California Court of Appeals, Fourth District, First Division
from a judgment of the Superior Court of San Diego County No.
SCD273634, Polly H. Shamoon, Judge. Affirmed as modified and
remanded with directions.
Ferguson, under appointment by the Court of Appeal, for
Defendant and Appellant.
Becerra, Attorney General, Julie L. Garland, Assistant
Attorney General, Charles C. Ragland and Alana Cohen Butler,
Deputy Attorneys General, for Plaintiff and Respondent.
case the appellant seeks, for the first time on appeal, to
challenge the court's imposition of various fines, fees
and assessments as part of the sentence. We will find the
issue has been forfeited by failure to raise it at the
sentencing hearing. Since the appellant does not challenge
his conviction or any other part of his sentence we will
affirm the judgment.
G. Keene pleaded guilty to one count of failure to register
as a sex offender (Pen. Code,  §§ 290.012,
290.018, subd. (b)). He also admitted a strike prior (§
667, subds. (b)-(i)) and a prison prior (§ 667.5, subd.
(b)). The court indicated it would strike the strike prior at
the pendency of his sentencing hearing, Keene was released on
his own recognizance. Thereafter, Keene failed to appear for
sentencing and was ultimately arrested on a bench warrant.
sentencing hearing, Keene's motion to withdraw his guilty
plea was denied. The court struck the "strike"
prior and sentenced Keene to the middle term of two years for
the offense plus one year for the prison prior. The court
also imposed a $1500 restitution fine (§ 1202.4, subd.
(b)) and $224 in other fees and assessments. Keene did not
object to the fines, fees or assessments; nor did he request
a hearing on his ability to pay any of the imposed amounts.
appeals relying on People v. Dueñas (2019) 30
Cal.App.5th 1157 (Dueñas). He contends the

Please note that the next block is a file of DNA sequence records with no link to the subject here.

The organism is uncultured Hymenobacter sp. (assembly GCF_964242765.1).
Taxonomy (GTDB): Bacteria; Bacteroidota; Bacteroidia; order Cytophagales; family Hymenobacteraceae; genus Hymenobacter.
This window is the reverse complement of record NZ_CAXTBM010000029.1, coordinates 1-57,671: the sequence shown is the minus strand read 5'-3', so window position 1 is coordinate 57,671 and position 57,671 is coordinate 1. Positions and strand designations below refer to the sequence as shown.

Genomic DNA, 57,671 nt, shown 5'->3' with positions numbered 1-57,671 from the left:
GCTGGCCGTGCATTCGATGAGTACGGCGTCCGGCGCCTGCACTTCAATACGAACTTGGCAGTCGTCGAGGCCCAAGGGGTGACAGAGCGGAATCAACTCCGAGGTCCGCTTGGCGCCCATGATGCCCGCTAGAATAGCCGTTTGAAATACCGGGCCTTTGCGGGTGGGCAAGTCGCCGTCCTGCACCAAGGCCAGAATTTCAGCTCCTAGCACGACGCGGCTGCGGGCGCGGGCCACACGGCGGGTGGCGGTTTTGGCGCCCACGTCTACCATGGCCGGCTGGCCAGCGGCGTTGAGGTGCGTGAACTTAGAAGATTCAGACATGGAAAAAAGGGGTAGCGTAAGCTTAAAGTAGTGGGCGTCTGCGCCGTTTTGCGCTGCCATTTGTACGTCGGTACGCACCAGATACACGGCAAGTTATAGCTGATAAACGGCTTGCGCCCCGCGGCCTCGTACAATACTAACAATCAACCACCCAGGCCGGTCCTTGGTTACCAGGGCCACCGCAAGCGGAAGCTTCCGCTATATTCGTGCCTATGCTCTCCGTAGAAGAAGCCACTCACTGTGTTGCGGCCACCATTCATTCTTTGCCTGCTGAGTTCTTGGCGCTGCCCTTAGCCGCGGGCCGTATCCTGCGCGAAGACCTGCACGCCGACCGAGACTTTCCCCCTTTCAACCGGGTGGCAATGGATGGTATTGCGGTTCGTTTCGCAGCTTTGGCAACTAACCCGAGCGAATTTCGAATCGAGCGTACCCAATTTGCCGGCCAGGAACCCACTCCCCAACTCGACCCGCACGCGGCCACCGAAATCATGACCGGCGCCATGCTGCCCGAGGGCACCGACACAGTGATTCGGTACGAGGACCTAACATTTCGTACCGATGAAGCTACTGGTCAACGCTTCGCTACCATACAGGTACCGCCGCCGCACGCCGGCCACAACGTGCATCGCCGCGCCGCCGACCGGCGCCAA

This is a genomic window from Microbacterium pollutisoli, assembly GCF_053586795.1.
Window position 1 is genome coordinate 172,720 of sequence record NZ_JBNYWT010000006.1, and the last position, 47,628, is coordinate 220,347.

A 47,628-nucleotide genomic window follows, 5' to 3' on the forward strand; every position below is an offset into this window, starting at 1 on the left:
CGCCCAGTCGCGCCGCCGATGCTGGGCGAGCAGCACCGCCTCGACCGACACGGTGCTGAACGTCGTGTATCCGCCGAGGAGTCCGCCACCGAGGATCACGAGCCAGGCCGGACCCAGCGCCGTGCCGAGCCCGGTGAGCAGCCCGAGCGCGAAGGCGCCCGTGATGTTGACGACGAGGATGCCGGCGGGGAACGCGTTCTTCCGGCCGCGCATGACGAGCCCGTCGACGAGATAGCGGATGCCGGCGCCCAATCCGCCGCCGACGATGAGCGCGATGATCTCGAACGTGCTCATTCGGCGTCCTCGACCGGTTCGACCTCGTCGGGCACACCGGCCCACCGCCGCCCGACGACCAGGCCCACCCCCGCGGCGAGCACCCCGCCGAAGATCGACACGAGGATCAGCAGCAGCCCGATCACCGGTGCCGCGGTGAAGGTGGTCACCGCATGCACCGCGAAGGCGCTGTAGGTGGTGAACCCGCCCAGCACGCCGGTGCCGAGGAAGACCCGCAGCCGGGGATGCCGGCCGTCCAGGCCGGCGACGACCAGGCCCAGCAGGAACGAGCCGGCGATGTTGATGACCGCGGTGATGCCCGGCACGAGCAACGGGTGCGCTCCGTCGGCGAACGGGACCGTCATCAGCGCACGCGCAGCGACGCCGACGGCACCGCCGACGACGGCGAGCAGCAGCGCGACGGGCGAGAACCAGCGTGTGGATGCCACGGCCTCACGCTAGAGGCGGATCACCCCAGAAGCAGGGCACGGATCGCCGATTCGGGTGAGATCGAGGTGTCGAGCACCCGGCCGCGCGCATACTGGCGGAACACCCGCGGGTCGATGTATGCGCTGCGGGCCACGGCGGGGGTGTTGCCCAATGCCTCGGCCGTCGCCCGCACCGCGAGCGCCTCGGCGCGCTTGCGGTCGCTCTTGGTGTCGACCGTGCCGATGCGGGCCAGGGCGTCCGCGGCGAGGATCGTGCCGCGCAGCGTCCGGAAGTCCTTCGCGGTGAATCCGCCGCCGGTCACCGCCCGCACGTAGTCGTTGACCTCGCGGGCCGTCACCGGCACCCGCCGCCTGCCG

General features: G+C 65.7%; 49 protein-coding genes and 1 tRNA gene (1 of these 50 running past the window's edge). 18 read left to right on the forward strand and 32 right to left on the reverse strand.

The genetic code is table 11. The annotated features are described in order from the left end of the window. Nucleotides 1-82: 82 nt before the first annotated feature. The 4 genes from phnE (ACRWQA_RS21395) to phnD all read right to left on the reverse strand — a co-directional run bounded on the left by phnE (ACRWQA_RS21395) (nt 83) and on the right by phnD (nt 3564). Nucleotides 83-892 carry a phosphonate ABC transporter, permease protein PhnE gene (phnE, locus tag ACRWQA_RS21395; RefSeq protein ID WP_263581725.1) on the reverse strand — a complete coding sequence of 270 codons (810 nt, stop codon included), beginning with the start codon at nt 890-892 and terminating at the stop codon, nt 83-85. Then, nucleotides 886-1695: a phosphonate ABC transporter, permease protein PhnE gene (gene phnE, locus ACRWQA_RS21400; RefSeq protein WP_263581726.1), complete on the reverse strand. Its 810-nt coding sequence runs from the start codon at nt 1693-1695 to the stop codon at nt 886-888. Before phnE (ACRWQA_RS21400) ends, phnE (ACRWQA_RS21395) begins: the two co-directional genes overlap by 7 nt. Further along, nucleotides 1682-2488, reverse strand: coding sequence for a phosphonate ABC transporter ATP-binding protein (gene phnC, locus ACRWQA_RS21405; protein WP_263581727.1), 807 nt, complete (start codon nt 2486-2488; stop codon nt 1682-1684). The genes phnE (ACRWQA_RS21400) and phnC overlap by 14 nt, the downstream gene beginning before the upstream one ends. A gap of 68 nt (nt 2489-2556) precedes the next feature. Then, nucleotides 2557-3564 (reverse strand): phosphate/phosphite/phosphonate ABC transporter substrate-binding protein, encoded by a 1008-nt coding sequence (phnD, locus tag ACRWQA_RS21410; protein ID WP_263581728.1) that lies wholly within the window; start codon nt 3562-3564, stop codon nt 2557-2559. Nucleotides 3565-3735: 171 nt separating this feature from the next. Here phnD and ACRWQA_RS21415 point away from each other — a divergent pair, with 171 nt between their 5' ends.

imposition of fines, fees and assessments without first
holding a hearing on his present ability to pay denied him
due process. He also contends that if we find the issue to be
forfeited for failure to timely raise it, trial counsel was
ineffective. We will reject his contentions and affirm.
Dueñas Issue Has Been Forfeited
core of the Dueñas opinion is its holding
that imposition of fines, fees or assessments without a
hearing on ability to pay denies due process. It was that
court's view it was the trial court's duty to hold a
hearing and thus failure to seek a hearing did not result in
forfeiture. Further, the court found that the burden to prove
"present" ability to pay was on the prosecution.
Other courts, including this court have disagreed with
Dueñas on these key principles.
People v. Frandsen (2019) 33 Cal.App.5th 1126,
1153-1155, the court disagreed with Dueñas
and held the issue of ability to pay was subject to
forfeiture. The court reasoned that ability to pay fines and
other costs have long been litigated in the courts.
Forfeiture can be applied when the issue is raised for the
first time on appeal. The vast extension of due process by
the Dueñas opinion certainly presents a
different approach to ...